‘Right’ vs. ‘Should’

Why is it that so many people cannot distinguish between a right, and doing what’s right?

The First Amendment to the United States Constitution clearly protects our freedom to worship and freedom to associate. Our founders and those before them came here to the New World in an attempt to eschew religion-based discrimination, and pointedly telling any group–Muslim or otherwise–where they can and cannot congregate absent a truly compelling government interest would be reminiscent of the behavior that drove the exodus from points abroad four hundred years ago.

Furthermore, to enjoin by act of law the Muslim group from constructing its “community center” in lower Manhattan would be improper.  Such an action could even be construed as an unconstitutional taking in violation of the Fifth Amendment, though the fact that the regulation would not deprive the building site of all economically viable use would lean against such a determination.

Therefore, when President Barack Obama said on Friday that Muslims “have the same right to practice their religion as anyone else in this country” and that they also have the right “to build a place of worship and a community center on private property in lower Manhattan,” he’s absolutely right. Was Obama technically correct when he said that “our commitment to religious freedom must be unshakable” and that “people of all faiths are welcome” and “will not be treated differently by their government” here in America?  Of course he was. Forget for a moment that this president has consistently shown himself to favor Islam at the expense of other faiths, that the statements were made at a White House dinner celebrating Ramadan, that he sent $900 million to Hamas in the wake of its terrorist attacks against Israel, or that this administration and others like it have rarely held respect for the notion of private property — standing alone, such a statement is absolutely, positively correct.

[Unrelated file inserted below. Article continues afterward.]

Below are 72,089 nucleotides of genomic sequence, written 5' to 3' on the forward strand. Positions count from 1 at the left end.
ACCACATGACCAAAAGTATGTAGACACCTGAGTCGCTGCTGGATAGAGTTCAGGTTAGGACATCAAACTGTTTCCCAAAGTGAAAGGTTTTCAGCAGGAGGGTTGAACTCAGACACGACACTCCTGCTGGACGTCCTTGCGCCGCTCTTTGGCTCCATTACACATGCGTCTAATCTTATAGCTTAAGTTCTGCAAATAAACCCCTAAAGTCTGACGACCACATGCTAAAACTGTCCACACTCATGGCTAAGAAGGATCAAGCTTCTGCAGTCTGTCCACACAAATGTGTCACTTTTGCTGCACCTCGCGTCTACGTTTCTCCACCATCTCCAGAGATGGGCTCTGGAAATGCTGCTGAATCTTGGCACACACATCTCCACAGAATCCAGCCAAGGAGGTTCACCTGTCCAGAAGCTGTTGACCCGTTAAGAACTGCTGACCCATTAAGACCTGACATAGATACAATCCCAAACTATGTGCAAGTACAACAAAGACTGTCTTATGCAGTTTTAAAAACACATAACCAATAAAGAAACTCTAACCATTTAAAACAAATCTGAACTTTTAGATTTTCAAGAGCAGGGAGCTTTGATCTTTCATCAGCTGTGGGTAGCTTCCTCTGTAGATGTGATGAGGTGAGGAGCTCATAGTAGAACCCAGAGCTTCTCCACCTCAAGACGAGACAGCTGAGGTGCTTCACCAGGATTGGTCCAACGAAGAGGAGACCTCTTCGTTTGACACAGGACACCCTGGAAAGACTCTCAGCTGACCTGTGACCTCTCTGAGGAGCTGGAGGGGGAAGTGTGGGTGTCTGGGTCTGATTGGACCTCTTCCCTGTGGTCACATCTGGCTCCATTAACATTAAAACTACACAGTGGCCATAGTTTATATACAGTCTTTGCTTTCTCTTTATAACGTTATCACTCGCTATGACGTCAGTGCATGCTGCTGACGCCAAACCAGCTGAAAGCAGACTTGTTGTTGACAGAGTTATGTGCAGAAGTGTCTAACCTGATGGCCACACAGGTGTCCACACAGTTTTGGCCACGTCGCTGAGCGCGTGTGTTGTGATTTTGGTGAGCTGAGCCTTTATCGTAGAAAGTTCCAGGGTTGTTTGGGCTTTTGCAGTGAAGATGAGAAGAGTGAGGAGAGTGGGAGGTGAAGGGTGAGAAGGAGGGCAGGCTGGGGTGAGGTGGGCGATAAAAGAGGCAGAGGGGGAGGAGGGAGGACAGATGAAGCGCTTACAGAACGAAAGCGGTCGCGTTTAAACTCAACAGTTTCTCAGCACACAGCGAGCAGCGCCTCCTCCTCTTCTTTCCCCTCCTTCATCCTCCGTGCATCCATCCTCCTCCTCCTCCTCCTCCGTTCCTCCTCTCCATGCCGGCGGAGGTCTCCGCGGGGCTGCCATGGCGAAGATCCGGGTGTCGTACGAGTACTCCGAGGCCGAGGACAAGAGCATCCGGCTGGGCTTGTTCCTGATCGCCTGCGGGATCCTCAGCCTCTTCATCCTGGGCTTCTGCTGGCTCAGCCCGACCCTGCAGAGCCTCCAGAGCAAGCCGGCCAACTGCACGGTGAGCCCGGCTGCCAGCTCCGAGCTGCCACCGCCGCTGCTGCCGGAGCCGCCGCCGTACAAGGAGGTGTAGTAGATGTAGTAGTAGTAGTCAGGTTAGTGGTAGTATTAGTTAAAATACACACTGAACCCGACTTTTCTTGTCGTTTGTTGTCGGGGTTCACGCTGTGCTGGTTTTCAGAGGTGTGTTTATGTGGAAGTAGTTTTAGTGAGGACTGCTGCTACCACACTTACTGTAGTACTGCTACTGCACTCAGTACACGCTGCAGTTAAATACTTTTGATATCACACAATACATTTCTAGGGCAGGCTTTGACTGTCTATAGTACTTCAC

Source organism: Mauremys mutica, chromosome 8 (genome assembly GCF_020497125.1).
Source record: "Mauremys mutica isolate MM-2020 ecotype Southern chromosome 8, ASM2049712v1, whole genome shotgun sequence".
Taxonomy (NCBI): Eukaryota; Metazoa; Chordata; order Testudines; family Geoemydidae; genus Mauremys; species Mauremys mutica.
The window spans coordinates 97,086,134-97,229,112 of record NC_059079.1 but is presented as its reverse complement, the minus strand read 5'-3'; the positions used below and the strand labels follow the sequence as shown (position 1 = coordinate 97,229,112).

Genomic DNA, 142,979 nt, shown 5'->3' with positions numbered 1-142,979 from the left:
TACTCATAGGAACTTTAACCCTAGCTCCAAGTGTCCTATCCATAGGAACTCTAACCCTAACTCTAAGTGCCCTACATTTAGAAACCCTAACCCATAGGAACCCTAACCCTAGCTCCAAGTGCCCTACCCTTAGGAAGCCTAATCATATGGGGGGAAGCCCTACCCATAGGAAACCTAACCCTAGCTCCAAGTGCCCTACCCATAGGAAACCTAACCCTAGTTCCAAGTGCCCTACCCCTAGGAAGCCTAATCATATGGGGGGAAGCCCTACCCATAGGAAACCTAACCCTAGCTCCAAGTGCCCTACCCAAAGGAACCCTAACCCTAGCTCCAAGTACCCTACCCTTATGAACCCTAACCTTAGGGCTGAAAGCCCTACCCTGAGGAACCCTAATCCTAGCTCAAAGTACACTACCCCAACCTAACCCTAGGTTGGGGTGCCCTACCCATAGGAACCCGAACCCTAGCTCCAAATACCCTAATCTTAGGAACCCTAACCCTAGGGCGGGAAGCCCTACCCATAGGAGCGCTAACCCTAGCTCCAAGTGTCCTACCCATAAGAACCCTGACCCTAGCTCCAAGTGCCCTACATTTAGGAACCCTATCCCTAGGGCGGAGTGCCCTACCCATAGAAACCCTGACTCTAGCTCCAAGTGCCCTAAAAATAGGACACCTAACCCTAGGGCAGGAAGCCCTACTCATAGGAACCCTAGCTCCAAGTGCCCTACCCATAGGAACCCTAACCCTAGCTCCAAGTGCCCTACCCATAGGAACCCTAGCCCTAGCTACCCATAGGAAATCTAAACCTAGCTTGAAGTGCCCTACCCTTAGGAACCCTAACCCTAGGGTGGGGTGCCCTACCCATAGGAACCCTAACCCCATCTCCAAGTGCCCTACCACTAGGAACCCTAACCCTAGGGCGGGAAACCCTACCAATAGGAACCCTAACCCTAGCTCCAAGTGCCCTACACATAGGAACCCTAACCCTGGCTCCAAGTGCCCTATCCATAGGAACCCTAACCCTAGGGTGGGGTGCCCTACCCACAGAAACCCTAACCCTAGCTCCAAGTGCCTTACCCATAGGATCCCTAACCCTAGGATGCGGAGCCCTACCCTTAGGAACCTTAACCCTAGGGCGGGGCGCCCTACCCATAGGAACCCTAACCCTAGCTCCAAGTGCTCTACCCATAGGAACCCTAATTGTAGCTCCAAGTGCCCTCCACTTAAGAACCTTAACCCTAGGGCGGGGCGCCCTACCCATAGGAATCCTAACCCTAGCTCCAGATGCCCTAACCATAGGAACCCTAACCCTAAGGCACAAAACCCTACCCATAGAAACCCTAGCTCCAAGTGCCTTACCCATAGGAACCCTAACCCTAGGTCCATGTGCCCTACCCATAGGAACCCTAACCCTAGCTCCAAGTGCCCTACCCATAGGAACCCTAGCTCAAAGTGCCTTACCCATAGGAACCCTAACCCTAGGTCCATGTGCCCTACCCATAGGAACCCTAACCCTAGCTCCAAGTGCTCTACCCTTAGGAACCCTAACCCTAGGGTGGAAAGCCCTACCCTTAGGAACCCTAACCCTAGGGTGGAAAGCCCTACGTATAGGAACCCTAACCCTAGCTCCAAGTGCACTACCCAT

But that doesn’t make it right.

Three thousand Americans lost their lives on September 11, 2001.  Thousands more American families were directly affected by the terrorist attacks, and all of us felt it to one degree or another.  Everything changed on that bright, crystal clear Tuesday morning.  Barack Obama, as president of the United States, as chief executive for all Americans and not simply those still uninformed or embittered enough to vote in his favor, needs to understand that.  A better response to the question of whether or not he and his office supports the construction of a mosque in lower Manhattan may surely have come from someone that a great many people do not feel is qualified to fill the office of the bumbling fool from Chicago.  Sarah Palin had this to say: